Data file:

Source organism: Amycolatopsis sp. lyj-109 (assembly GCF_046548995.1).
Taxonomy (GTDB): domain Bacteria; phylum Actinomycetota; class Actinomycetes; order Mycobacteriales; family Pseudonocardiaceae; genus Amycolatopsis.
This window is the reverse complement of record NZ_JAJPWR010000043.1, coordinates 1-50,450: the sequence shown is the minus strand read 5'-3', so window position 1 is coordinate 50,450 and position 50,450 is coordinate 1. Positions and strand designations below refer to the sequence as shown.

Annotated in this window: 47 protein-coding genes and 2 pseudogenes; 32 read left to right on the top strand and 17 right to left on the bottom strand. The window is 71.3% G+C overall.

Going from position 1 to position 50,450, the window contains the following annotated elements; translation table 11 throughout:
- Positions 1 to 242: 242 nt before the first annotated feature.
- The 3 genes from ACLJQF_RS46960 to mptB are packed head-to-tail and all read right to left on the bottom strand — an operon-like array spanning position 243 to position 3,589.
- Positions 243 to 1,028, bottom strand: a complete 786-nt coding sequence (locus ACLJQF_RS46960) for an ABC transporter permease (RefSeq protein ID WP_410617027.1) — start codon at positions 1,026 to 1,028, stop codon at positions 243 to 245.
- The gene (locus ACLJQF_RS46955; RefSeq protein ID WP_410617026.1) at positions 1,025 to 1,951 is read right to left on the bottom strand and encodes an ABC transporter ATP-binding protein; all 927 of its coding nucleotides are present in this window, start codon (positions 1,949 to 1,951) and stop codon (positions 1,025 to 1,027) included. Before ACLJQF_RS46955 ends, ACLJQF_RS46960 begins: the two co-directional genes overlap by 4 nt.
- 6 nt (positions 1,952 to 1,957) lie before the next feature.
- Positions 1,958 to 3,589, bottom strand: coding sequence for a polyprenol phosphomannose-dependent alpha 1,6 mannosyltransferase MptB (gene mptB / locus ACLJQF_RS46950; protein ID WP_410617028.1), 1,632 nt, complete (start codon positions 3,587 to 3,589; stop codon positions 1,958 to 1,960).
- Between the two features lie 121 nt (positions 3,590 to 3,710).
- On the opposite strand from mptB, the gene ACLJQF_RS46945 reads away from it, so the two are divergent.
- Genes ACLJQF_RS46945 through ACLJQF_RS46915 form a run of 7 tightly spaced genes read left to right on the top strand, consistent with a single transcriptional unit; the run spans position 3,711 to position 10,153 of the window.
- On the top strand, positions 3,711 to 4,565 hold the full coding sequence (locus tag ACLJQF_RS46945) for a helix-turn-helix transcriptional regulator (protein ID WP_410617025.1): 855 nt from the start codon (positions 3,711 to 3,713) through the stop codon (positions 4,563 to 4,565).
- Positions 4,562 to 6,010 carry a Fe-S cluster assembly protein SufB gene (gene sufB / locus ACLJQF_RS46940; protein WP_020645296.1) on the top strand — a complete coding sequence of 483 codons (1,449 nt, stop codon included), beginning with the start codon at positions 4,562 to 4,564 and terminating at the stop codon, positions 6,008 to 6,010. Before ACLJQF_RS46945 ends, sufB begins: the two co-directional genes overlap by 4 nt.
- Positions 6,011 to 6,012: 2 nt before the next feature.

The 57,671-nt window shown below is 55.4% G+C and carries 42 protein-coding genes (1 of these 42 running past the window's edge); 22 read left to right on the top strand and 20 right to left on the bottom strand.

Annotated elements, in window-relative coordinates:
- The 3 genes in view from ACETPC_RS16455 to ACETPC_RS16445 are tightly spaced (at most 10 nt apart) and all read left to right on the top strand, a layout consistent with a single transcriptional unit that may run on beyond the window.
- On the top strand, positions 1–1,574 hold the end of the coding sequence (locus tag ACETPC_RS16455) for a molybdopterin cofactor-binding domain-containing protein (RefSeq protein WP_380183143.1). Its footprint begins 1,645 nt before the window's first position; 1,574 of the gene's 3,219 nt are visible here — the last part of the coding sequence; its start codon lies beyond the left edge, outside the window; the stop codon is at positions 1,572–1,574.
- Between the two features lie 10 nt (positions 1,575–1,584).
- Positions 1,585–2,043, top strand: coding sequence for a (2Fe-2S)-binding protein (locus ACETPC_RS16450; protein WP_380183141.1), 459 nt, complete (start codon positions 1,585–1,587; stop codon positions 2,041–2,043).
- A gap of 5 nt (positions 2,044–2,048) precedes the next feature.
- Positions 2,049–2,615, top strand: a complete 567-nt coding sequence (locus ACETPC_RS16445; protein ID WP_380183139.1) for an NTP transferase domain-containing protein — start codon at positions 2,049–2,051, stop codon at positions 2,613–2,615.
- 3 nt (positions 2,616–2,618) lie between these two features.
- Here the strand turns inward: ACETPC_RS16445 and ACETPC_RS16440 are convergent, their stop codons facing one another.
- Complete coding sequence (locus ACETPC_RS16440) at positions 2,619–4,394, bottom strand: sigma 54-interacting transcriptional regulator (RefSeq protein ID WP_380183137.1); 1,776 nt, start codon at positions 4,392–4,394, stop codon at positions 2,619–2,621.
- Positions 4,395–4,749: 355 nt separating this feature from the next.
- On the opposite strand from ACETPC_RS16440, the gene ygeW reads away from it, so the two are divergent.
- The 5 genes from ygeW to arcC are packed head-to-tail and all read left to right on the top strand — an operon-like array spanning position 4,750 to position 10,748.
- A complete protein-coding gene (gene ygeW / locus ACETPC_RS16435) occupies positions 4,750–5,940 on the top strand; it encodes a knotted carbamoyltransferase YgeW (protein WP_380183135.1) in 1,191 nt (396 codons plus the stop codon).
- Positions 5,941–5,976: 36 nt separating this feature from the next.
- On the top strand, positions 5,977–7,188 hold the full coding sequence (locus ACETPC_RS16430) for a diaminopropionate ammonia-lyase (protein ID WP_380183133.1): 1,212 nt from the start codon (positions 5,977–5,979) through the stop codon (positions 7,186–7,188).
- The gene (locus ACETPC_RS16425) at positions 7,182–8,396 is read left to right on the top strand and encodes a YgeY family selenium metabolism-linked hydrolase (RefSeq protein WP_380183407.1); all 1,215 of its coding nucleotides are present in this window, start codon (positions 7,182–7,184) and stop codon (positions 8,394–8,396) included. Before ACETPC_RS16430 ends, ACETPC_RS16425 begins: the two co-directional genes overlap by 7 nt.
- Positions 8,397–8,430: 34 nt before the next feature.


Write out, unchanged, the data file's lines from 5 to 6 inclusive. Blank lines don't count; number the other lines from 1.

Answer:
Going from position 1 to position 50,450, the window contains the following annotated elements; translation table 11 throughout:
- Positions 1 to 242: 242 nt before the first annotated feature.